It is interesting to see the fire-storm of rhetoric that has ensued over Obama’s pick of Rick Warren to give the invocation at his inauguration. Please see the well written posts by Al Mohler and Ben Witherington.
It is ironic because I have lone admired Warren for one thing, despite the many theological differences we have. Warren has steered away from politics in his pulpit, and he has urged other pastors to do the same through his Purpose Driven Church Conferences. He now finds himself in politics up to his neck after hosting the presidential debate in his political forum. (Note the lack of political posturing here and the article here.)
Some comments on the separation of church and state. I am for it. So are many Baptists throughout history. Warren has positively influenced me to keep out of politics on this blog except where matters of ethics are involved.
I am for letting any candidate and / or elected public official pick whichever religious leader he / she wishes to give speeches or prayers at any ceremony he / she has authority over. The right to free expression of religious ideas does not end just because one has a government job or becomes an elected official. That goes for Christians, Muslims, Buddhists, Hindus, Atheists, etc.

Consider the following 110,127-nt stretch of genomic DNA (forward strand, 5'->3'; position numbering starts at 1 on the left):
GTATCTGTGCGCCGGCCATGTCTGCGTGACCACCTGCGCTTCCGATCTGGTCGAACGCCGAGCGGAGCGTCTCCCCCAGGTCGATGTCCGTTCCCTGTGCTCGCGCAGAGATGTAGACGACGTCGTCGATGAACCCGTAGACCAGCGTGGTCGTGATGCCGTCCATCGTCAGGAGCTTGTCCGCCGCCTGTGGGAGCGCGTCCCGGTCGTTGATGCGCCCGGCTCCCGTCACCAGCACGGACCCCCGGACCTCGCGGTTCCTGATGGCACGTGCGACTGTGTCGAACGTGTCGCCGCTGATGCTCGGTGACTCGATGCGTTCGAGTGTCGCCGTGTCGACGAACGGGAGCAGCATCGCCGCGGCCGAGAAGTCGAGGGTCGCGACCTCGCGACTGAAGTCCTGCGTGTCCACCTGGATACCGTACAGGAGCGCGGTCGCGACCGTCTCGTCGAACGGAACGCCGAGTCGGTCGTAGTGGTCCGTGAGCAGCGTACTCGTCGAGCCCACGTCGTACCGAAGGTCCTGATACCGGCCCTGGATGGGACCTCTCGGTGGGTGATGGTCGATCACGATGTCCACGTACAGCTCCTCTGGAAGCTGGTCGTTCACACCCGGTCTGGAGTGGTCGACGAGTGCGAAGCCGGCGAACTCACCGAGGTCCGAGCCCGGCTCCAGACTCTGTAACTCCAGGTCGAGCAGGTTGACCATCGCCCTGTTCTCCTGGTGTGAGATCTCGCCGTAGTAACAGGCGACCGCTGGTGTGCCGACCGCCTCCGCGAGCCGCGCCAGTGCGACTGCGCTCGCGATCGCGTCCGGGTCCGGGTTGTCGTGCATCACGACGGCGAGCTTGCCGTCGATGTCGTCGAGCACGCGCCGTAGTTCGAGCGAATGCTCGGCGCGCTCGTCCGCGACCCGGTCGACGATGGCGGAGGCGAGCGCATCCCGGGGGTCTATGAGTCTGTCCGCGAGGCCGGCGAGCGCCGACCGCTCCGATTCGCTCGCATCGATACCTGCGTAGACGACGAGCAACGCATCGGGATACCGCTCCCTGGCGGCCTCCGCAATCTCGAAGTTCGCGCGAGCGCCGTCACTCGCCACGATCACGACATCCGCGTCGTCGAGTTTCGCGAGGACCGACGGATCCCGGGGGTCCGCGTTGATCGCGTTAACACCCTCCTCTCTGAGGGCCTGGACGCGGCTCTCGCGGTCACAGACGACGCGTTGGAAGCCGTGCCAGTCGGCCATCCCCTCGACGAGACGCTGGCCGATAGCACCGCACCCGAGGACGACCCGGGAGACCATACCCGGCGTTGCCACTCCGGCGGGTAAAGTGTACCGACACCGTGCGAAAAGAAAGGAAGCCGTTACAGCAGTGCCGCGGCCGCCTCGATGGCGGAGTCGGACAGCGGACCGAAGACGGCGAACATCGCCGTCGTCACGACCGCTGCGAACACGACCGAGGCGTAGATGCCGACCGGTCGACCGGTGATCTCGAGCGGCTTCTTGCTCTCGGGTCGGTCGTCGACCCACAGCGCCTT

This freedom of expression is a requirement of separation of church and state, not a violation of it. The free expression of religious ideas is protected, and it leads to much needed, civil discussion of theology (or lack thereof), ethics and morals. Forceful arguments and debates are the stuff from which good thinking results.
Separation of church and state as a principle is violated when someone uses physical force or other forms of persecution or coercion to force someone to convert. Putting a gun to someone’s head and telling them to convert or die is a violation of separation of church and state. So is banning him or her from the free expression of his / her ideas just because he / she is in the public square.